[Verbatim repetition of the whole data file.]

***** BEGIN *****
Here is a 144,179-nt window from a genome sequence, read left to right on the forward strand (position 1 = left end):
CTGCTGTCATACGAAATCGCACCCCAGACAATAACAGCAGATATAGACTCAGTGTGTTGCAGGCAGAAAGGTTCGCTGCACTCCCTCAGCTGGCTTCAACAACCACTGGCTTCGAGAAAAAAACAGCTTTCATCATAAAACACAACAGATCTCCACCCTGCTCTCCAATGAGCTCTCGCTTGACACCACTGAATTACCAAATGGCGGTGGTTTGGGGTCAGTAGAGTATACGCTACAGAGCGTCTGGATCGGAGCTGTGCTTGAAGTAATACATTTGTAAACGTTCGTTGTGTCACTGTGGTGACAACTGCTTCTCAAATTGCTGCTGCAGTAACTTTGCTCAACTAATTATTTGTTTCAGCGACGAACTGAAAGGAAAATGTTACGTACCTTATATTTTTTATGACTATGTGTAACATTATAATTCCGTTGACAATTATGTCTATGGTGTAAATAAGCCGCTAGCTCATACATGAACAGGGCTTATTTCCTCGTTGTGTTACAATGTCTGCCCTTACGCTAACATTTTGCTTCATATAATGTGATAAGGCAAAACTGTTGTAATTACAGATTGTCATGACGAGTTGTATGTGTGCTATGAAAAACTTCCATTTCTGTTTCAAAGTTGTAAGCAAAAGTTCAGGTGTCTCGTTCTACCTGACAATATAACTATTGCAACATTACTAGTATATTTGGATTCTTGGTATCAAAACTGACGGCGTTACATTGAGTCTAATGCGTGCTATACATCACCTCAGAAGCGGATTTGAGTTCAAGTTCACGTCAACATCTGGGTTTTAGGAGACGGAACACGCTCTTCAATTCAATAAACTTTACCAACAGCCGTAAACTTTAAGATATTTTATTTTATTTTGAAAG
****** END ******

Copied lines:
Here is a 144,179-nt window from a genome sequence, read left to right on the forward strand (position 1 = left end):
CTGCTGTCATACGAAATCGCACCCCAGACAATAACAGCAGATATAGACTCAGTGTGTTGCAGGCAGAAAGGTTCGCTGCACTCCCTCAGCTGGCTTCAACAACCACTGGCTTCGAGAAAAAAACAGCTTTCATCATAAAACACAACAGATCTCCACCCTGCTCTCCAATGAGCTCTCGCTTGACACCACTGAATTACCAAATGGCGGTGGTTTGGGGTCAGTAGAGTATACGCTACAGAGCGTCTGGATCGGAGCTGTGCTTGAAGTAATACATTTGTAAACGTTCGTTGTGTCACTGTGGTGACAACTGCTTCTCAAATTGCTGCTGCAGTAACTTTGCTCAACTAATTATTTGTTTCAGCGACGAACTGAAAGGAAAATGTTACGTACCTTATATTTTTTATGACTATGTGTAACATTATAATTCCGTTGACAATTATGTCTATGGTGTAAATAAGCCGCTAGCTCATACATGAACAGGGCTTATTTCCTCGTTGTGTTACAATGTCTGCCCTTACGCTAACATTTTGCTTCATATAATGTGATAAGGCAAAACTGTTGTAATTACAGATTGTCATGACGAGTTGTATGTGTGCTATGAAAAACTTCCATTTCTGTTTCAAAGTTGTAAGCAAAAGTTCAGGTGTCTCGTTCTACCTGACAATATAACTATTGCAACATTACTAGTATATTTGGATTCTTGGTATCAAAACTGACGGCGTTACATTGAGTCTAATGCGTGCTATACATCACCTCAGAAGCGGATTTGAGTTCAAGTTCACGTCAACATCTGGGTTTTAGGAGACGGAACACGCTCTTCAATTCAATAAACTTTACCAACAGCCGTAAACTTTAAGATATTTTATTTTATTTTGAAAG